The farmer is confused, but he knows the rabbi is very wise. He brings all the goats from the barn to live inside the house. It is no less crowded and noisy. In fact, it is much worse, with the chickens clucking and flapping their wings, and the goats baa-ing and butting their heads against the walls and one another.

The next day, the farmer goes back to the rabbi. “I did what you said, Rabbi. Now my in-laws have no place to sleep because the chickens have taken their bed. The goats are sticking their heads into everything and making a lot of noise.””

The rabbi thinks. He looks very puzzled. Then he says, “Aha! You must have some sheep.”

“Of course I have sheep,” says the farmer.

“Bring them into the house,” says the rabbi.

The farmer knows the rabbi is very wise. So he brings the sheep inside. It is no less crowded and noisy. In fact, it is much, much worse. The chickens are clucking and flapping their wings, the goats are baa-ing and butting their heads. The sheep are baa-ing, too, and one sat on the farmer’s eyeglasses and broke them. The house is loud and crazy and it is starting to smell like a barn.

Completely exasperated, the farmer goes back to the rabbi. “Rabbi,” he says, “I have followed your advice. I have done everything you said. Now my in-laws have no place to sleep because the chickens are laying eggs in their bed. The goats are baa-ing and butting their heads, and the sheep are breaking things. The house smells like a barn.”

The rabbi frowned. He closed his eyes and thought for a long time. Finally he said, “This is what you do. Take the sheep back to the barn. Take the goats back to the barn. Take the chickens back to their coop.”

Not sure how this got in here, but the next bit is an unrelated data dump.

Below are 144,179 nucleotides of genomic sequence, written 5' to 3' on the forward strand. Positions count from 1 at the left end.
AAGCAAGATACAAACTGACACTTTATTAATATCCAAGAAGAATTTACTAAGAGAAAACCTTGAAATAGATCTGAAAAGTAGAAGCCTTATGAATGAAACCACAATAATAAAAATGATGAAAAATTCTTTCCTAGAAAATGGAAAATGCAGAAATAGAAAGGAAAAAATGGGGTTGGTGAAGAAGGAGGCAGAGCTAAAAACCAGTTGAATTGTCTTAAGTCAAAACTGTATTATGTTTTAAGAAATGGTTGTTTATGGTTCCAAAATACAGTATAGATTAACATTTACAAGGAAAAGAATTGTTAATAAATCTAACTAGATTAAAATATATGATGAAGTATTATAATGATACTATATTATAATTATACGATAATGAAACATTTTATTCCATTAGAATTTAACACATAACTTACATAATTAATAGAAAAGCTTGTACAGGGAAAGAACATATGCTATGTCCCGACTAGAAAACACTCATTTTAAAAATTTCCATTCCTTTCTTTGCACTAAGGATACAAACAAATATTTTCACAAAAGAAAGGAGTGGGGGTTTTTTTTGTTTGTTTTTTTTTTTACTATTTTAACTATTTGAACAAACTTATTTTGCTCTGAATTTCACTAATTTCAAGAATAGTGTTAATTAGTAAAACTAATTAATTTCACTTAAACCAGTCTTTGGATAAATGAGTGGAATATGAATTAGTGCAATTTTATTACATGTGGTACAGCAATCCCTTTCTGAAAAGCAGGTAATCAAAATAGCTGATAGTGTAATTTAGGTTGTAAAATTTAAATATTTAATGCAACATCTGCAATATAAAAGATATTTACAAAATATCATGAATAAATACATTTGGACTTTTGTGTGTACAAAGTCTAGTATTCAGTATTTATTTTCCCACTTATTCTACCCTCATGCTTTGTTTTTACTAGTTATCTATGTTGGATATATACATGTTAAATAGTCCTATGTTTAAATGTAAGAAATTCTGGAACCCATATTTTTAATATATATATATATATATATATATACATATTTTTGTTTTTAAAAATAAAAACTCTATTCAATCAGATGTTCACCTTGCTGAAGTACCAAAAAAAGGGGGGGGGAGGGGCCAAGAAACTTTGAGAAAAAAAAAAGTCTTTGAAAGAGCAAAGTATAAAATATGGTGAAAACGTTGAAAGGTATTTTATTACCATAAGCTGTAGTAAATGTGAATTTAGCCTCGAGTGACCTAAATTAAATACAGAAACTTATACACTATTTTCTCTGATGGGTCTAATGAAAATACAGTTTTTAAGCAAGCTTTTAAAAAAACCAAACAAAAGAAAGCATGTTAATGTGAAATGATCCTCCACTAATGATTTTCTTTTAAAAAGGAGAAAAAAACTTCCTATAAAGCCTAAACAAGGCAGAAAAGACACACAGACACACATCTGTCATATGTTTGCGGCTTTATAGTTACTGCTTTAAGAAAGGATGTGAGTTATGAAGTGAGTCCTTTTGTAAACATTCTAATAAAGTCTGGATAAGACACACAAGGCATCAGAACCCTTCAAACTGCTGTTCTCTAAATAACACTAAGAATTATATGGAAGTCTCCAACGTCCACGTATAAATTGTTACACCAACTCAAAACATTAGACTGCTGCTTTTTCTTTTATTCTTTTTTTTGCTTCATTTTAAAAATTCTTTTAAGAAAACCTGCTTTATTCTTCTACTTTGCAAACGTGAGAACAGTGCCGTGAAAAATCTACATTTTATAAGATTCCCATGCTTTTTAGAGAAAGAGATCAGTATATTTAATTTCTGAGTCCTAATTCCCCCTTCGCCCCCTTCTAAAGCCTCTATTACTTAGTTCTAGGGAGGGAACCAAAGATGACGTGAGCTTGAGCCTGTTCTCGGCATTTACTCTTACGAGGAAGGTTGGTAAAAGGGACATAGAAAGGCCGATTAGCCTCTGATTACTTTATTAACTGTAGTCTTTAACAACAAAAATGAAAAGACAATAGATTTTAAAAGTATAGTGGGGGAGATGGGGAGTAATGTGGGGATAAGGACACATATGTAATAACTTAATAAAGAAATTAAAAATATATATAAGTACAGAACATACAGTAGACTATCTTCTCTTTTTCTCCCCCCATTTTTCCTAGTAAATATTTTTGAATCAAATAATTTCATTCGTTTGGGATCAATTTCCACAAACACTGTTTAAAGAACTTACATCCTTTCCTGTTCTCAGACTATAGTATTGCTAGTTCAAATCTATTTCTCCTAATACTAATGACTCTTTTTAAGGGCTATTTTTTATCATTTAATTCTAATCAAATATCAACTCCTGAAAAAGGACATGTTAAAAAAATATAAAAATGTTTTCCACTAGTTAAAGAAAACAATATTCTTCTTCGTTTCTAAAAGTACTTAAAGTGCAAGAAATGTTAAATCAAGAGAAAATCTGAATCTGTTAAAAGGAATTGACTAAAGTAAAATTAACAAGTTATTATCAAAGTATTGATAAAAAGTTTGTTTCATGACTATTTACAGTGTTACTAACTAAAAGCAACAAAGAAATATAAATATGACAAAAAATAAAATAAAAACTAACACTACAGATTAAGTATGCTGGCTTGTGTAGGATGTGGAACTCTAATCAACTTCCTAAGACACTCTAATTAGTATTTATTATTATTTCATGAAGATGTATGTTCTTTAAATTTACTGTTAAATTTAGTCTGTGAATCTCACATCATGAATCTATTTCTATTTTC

The farmer ran home and did exactly as the rabbi had told him. As he took the animals out of the house, his child and wife and in-laws began to tidy up the rooms. By the time the last chicken was settled in her coop, the house looked quite nice. And, it was quiet. All the family agreed their home was the most spacious, peaceful, and comfortable home anywhere.

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A charitable seamstress makes beautiful quilts that she gives to the needy and poor. When a greedy king hears of the marvelous creations, he demands that she sell him one. She refuses, but says that she will give him one if he gives away all of his possessions. The angry monarch tries to force her to bend to his will. Unsuccessful, he begins to travel the world giving away his amassed treasures. When he returns to the village, a happier man in ragged clothing, she presents him with a beautiful quilt.

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A young snail dreams of having the biggest house—or shell—in the world. Then one day, his wise father tells him the story of another snail with the same dream. He grew and grew, adding bright colors and beautiful designs, until he found that his house came at a terrible cost. The young snail decides that a small, easy-to-carry shell might be best for a life of adventure and exploration.